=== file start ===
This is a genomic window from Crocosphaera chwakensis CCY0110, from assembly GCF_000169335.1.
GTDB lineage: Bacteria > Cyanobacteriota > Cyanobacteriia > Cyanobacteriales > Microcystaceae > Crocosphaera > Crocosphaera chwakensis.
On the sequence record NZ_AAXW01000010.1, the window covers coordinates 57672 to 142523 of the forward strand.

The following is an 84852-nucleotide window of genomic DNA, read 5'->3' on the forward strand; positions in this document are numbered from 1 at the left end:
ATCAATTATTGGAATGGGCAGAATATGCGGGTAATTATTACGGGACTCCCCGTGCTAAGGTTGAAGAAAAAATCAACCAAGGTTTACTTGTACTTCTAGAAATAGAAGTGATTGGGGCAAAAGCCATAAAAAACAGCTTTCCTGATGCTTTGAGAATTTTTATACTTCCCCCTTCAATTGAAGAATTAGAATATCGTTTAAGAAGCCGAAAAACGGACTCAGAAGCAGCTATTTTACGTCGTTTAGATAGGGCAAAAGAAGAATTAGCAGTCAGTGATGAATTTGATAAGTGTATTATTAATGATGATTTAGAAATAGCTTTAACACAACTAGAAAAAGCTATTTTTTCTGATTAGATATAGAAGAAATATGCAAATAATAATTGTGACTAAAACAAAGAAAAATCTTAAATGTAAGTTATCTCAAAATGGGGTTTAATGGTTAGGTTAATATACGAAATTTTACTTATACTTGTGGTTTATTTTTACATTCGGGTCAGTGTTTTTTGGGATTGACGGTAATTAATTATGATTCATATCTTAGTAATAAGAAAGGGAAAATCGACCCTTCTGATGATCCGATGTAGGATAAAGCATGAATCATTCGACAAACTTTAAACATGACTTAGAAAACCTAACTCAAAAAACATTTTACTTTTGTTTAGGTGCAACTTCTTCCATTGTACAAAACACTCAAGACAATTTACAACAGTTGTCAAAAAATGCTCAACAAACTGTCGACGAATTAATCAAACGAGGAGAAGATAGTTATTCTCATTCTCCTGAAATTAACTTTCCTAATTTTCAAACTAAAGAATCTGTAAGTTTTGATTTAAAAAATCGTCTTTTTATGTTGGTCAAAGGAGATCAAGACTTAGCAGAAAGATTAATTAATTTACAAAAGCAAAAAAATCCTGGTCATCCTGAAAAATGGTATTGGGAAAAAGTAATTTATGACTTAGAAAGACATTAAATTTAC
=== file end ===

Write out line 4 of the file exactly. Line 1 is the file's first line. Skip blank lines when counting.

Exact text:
The following is an 84852-nucleotide window of genomic DNA, read 5'->3' on the forward strand; positions in this document are numbered from 1 at the left end: